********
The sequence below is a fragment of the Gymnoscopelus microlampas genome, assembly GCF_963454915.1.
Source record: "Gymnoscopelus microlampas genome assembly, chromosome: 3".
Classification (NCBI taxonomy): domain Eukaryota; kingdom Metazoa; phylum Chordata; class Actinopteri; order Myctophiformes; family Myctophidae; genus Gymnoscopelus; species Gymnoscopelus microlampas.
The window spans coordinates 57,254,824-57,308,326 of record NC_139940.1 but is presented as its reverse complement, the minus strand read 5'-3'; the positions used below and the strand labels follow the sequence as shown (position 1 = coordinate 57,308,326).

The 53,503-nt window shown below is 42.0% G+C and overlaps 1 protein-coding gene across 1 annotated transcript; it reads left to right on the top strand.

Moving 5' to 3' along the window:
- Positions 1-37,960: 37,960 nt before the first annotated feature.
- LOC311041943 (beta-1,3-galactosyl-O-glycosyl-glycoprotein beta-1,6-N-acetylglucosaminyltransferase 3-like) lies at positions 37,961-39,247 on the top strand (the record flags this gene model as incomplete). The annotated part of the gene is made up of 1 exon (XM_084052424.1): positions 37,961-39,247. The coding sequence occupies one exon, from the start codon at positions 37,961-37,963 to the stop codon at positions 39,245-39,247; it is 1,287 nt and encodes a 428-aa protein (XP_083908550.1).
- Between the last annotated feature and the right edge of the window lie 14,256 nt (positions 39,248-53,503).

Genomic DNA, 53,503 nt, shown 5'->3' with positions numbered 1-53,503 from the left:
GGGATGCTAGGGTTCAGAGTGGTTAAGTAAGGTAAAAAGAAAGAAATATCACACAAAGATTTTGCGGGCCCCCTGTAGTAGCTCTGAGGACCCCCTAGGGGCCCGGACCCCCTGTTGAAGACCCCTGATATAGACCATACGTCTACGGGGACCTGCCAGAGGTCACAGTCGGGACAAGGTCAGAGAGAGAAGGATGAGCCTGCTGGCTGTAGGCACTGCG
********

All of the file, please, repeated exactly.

The sequence below is a fragment of the Gymnoscopelus microlampas genome, assembly GCF_963454915.1.
Source record: "Gymnoscopelus microlampas genome assembly, chromosome: 3".
Classification (NCBI taxonomy): domain Eukaryota; kingdom Metazoa; phylum Chordata; class Actinopteri; order Myctophiformes; family Myctophidae; genus Gymnoscopelus; species Gymnoscopelus microlampas.
The window spans coordinates 57,254,824-57,308,326 of record NC_139940.1 but is presented as its reverse complement, the minus strand read 5'-3'; the positions used below and the strand labels follow the sequence as shown (position 1 = coordinate 57,308,326).

The 53,503-nt window shown below is 42.0% G+C and overlaps 1 protein-coding gene across 1 annotated transcript; it reads left to right on the top strand.

Moving 5' to 3' along the window:
- Positions 1-37,960: 37,960 nt before the first annotated feature.
- LOC311041943 (beta-1,3-galactosyl-O-glycosyl-glycoprotein beta-1,6-N-acetylglucosaminyltransferase 3-like) lies at positions 37,961-39,247 on the top strand (the record flags this gene model as incomplete). The annotated part of the gene is made up of 1 exon (XM_084052424.1): positions 37,961-39,247. The coding sequence occupies one exon, from the start codon at positions 37,961-37,963 to the stop codon at positions 39,245-39,247; it is 1,287 nt and encodes a 428-aa protein (XP_083908550.1).
- Between the last annotated feature and the right edge of the window lie 14,256 nt (positions 39,248-53,503).

Genomic DNA, 53,503 nt, shown 5'->3' with positions numbered 1-53,503 from the left:
GGGATGCTAGGGTTCAGAGTGGTTAAGTAAGGTAAAAAGAAAGAAATATCACACAAAGATTTTGCGGGCCCCCTGTAGTAGCTCTGAGGACCCCCTAGGGGCCCGGACCCCCTGTTGAAGACCCCTGATATAGACCATACGTCTACGGGGACCTGCCAGAGGTCACAGTCGGGACAAGGTCAGAGAGAGAAGGATGAGCCTGCTGGCTGTAGGCACTGCG